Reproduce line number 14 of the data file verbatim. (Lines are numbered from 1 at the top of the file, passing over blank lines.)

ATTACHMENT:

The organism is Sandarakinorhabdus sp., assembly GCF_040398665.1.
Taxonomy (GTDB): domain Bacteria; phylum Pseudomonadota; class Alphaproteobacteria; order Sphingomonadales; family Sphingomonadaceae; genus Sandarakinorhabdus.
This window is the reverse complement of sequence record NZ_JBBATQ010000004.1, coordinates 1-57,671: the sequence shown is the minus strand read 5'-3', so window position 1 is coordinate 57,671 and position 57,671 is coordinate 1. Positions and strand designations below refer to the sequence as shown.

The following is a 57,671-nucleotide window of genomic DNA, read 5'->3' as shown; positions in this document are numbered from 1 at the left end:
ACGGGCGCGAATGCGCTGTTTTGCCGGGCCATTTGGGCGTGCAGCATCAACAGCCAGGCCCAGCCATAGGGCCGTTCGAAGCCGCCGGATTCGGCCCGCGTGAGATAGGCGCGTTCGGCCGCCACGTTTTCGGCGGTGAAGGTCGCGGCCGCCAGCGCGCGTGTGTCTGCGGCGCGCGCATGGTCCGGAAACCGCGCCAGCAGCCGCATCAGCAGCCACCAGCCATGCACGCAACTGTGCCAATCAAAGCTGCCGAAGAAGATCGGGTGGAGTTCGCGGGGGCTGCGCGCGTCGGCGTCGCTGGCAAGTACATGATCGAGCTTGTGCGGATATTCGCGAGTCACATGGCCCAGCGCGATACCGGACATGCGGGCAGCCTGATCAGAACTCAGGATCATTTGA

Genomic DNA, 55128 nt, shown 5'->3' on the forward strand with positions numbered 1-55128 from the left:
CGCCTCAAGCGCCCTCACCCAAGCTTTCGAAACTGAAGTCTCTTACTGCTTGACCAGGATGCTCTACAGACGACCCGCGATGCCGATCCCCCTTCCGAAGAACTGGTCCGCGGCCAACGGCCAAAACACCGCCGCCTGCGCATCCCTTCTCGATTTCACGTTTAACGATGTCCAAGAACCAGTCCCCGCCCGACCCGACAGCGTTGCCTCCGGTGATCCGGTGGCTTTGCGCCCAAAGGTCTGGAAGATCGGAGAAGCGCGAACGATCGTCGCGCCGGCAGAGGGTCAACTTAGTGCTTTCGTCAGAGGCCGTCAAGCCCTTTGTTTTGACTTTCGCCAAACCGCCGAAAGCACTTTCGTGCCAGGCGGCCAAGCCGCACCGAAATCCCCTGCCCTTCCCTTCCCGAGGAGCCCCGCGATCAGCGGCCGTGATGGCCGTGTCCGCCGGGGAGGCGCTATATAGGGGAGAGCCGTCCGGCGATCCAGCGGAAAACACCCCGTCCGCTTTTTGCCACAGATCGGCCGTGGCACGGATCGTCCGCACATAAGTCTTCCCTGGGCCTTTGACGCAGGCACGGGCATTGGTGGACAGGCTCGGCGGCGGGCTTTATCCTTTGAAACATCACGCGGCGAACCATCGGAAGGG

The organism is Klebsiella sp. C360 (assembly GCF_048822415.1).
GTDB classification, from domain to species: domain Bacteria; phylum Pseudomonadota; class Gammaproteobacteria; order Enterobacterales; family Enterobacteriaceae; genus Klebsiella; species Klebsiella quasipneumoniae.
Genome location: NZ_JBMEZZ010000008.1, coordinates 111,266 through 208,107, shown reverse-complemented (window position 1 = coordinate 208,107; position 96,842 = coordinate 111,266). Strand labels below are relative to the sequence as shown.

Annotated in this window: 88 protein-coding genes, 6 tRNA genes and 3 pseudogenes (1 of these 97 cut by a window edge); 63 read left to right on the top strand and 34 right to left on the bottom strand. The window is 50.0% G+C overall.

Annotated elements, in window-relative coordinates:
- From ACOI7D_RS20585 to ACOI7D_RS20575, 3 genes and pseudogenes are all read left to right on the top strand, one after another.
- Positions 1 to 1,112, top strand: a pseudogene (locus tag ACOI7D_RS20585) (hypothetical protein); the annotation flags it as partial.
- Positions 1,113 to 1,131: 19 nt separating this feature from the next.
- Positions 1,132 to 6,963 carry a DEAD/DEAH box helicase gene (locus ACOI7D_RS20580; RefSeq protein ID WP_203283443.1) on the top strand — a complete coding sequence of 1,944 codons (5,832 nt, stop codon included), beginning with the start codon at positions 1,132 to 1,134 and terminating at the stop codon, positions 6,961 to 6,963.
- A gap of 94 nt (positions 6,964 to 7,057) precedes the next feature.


- Positions 1 to 1,112, top strand: a pseudogene (locus tag ACOI7D_RS20585) (hypothetical protein); the annotation flags it as partial.